Clarity Pharmaceuticals’ drug is a game changer

28/06/2016

Clarity Pharmaceuticals, an ATP Innovations portfolio company, recently completed a clinical trial using SARTATE, a radioactive drug that seeks out and kills tumour cells by radiation delivered inside the body. The treatment now is a step closer to becoming a standard treatment after extremely positive first in-human trial results. SARTATE is paving the way for cancer therapy that may spare brain damage in children needing radiation to treat brain tumours.

Lead researcher and director of cancer imaging at the Peter MacCallum Cancer Centre, Professor Rod Hicks, said more than 1000 adults with neuroendocrine tumours had been treated with the peptide receptor radionuclide therapy (PRRT) in the past 20 years. In PRRT, a protein and radioactive material is injected into the patient’s bloodstream.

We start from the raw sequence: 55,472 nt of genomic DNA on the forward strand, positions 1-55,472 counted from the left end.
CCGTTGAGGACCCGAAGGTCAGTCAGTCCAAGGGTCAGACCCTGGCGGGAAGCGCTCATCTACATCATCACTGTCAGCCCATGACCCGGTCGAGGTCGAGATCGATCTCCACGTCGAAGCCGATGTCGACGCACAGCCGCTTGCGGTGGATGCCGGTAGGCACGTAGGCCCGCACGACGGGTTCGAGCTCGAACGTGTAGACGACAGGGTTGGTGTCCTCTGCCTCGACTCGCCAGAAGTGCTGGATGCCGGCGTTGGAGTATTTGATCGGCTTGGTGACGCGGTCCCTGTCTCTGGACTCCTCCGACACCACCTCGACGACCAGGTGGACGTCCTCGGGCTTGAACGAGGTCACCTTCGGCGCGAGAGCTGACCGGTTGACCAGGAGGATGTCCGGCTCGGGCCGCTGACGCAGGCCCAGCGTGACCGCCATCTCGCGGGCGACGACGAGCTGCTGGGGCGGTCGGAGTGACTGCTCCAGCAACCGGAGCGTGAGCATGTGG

This radiopeptide binds to tumour cells, which can be seen in scans. The technology can be used as treatment by upping the radiation to hit cancer cells while limiting damage to healthy tissue.

Although doctors are good at predicting how much radiation the tumours will get, until now they have not been able to precisely assess the collateral damage to nearby ­organs, particularly the kidneys, that attract these radio­active peptides.

But the new SARTATE therapy, which was initially ­developed at the University of Melbourne, uses copper to bind to cancer cells for more than 24 hours after the ­infusion, compared to present traces that lose their radio­activity in as little as an hour.

In the study of 10 adult neuroendocrine tumour patients, researchers were able to get clearer images of tumour cells hiding in the liver.

“This is a game changer. We’re turning the paradigm around so treatment becomes much more prospective and predictive, rather than retrospective,” Prof Hicks said.

The findings were presented last night at the Society of Nuclear Medicine and Molecular Imaging’s annual meeting in San Diego.

Prof Hicks said because the therapy delivered radiation to 1-2mm of tissue, they would now look to trial it for ­children with medulloblast­oma brain tumours.

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